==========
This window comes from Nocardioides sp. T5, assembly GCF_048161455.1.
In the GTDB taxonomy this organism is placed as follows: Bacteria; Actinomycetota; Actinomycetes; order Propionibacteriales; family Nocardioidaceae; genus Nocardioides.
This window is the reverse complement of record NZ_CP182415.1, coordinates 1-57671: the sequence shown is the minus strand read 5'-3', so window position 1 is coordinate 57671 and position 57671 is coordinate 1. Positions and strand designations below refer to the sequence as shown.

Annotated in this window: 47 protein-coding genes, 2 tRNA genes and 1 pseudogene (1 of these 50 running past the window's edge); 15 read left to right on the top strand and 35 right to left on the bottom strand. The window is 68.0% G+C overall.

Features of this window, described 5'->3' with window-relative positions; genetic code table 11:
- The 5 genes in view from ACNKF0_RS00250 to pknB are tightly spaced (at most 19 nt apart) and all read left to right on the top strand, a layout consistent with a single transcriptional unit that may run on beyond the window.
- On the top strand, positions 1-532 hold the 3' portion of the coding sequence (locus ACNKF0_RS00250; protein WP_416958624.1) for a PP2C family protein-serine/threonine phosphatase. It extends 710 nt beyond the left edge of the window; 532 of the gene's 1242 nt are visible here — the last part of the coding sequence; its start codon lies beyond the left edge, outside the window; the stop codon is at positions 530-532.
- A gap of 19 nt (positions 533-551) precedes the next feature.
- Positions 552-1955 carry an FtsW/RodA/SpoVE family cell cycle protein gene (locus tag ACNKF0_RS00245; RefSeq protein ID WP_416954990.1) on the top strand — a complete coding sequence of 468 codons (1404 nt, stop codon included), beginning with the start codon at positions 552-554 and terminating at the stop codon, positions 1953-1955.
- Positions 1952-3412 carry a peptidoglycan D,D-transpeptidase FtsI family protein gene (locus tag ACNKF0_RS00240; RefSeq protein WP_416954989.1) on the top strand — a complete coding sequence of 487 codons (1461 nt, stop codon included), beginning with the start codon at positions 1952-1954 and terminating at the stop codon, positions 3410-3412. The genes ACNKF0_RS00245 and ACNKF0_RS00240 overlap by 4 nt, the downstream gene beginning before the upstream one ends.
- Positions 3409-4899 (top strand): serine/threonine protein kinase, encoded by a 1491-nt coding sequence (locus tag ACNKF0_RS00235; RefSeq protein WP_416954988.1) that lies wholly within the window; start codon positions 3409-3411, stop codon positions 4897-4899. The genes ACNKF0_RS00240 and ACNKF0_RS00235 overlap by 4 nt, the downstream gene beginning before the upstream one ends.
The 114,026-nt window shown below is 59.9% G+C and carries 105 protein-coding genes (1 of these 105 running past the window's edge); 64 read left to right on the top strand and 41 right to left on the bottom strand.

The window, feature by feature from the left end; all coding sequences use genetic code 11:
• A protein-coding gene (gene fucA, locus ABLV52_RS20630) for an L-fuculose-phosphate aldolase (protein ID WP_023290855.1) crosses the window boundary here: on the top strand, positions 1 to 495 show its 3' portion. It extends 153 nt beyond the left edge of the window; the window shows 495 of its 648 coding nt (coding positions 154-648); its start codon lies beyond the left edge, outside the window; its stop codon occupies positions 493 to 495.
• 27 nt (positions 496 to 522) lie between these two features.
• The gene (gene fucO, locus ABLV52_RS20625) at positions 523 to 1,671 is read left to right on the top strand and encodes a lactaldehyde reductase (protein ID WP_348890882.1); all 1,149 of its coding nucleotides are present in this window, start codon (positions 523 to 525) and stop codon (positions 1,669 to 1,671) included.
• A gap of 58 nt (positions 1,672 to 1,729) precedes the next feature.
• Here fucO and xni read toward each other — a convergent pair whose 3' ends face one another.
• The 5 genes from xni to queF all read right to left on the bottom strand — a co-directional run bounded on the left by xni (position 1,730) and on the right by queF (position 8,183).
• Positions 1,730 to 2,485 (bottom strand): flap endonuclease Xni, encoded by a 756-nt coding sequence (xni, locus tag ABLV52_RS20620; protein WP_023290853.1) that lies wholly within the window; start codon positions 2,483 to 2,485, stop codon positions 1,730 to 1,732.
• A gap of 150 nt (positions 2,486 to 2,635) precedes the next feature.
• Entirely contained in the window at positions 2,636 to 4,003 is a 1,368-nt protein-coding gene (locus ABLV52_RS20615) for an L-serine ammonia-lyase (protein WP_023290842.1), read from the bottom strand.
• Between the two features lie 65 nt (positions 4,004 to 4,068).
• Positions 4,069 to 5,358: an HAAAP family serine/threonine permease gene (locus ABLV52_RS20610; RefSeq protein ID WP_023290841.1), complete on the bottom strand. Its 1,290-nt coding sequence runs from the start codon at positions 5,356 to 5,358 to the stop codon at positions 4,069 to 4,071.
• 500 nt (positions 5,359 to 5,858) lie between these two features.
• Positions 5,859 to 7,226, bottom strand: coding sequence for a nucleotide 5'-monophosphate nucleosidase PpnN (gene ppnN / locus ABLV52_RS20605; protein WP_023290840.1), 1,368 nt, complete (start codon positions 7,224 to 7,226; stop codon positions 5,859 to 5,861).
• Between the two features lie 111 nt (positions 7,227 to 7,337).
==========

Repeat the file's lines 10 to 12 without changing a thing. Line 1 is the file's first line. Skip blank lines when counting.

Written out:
- Positions 1952-3412 carry a peptidoglycan D,D-transpeptidase FtsI family protein gene (locus tag ACNKF0_RS00240; RefSeq protein WP_416954989.1) on the top strand — a complete coding sequence of 487 codons (1461 nt, stop codon included), beginning with the start codon at positions 1952-1954 and terminating at the stop codon, positions 3410-3412. The genes ACNKF0_RS00245 and ACNKF0_RS00240 overlap by 4 nt, the downstream gene beginning before the upstream one ends.
- Positions 3409-4899 (top strand): serine/threonine protein kinase, encoded by a 1491-nt coding sequence (locus tag ACNKF0_RS00235; RefSeq protein WP_416954988.1) that lies wholly within the window; start codon positions 3409-3411, stop codon positions 4897-4899. The genes ACNKF0_RS00240 and ACNKF0_RS00235 overlap by 4 nt, the downstream gene beginning before the upstream one ends.
The 114,026-nt window shown below is 59.9% G+C and carries 105 protein-coding genes (1 of these 105 running past the window's edge); 64 read left to right on the top strand and 41 right to left on the bottom strand.